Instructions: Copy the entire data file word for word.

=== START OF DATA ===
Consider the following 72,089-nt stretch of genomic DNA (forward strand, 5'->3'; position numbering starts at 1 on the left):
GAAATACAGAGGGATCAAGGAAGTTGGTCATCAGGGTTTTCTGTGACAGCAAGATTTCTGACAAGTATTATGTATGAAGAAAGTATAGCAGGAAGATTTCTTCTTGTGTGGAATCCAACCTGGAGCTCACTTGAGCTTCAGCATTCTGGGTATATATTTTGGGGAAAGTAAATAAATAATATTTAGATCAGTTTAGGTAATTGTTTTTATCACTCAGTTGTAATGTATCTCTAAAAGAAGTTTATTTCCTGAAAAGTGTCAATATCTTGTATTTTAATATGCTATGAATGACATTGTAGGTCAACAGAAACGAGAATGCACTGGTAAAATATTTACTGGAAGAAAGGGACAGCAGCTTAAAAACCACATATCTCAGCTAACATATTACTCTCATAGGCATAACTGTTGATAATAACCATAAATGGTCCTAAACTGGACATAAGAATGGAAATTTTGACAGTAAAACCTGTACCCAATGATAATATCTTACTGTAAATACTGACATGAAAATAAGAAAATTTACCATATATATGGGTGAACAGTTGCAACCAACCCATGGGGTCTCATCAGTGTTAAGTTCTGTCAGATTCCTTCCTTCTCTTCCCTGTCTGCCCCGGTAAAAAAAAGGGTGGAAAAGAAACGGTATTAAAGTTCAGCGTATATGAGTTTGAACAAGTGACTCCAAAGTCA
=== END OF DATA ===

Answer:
Consider the following 72,089-nt stretch of genomic DNA (forward strand, 5'->3'; position numbering starts at 1 on the left):
GAAATACAGAGGGATCAAGGAAGTTGGTCATCAGGGTTTTCTGTGACAGCAAGATTTCTGACAAGTATTATGTATGAAGAAAGTATAGCAGGAAGATTTCTTCTTGTGTGGAATCCAACCTGGAGCTCACTTGAGCTTCAGCATTCTGGGTATATATTTTGGGGAAAGTAAATAAATAATATTTAGATCAGTTTAGGTAATTGTTTTTATCACTCAGTTGTAATGTATCTCTAAAAGAAGTTTATTTCCTGAAAAGTGTCAATATCTTGTATTTTAATATGCTATGAATGACATTGTAGGTCAACAGAAACGAGAATGCACTGGTAAAATATTTACTGGAAGAAAGGGACAGCAGCTTAAAAACCACATATCTCAGCTAACATATTACTCTCATAGGCATAACTGTTGATAATAACCATAAATGGTCCTAAACTGGACATAAGAATGGAAATTTTGACAGTAAAACCTGTACCCAATGATAATATCTTACTGTAAATACTGACATGAAAATAAGAAAATTTACCATATATATGGGTGAACAGTTGCAACCAACCCATGGGGTCTCATCAGTGTTAAGTTCTGTCAGATTCCTTCCTTCTCTTCCCTGTCTGCCCCGGTAAAAAAAAGGGTGGAAAAGAAACGGTATTAAAGTTCAGCGTATATGAGTTTGAACAAGTGACTCCAAAGTCA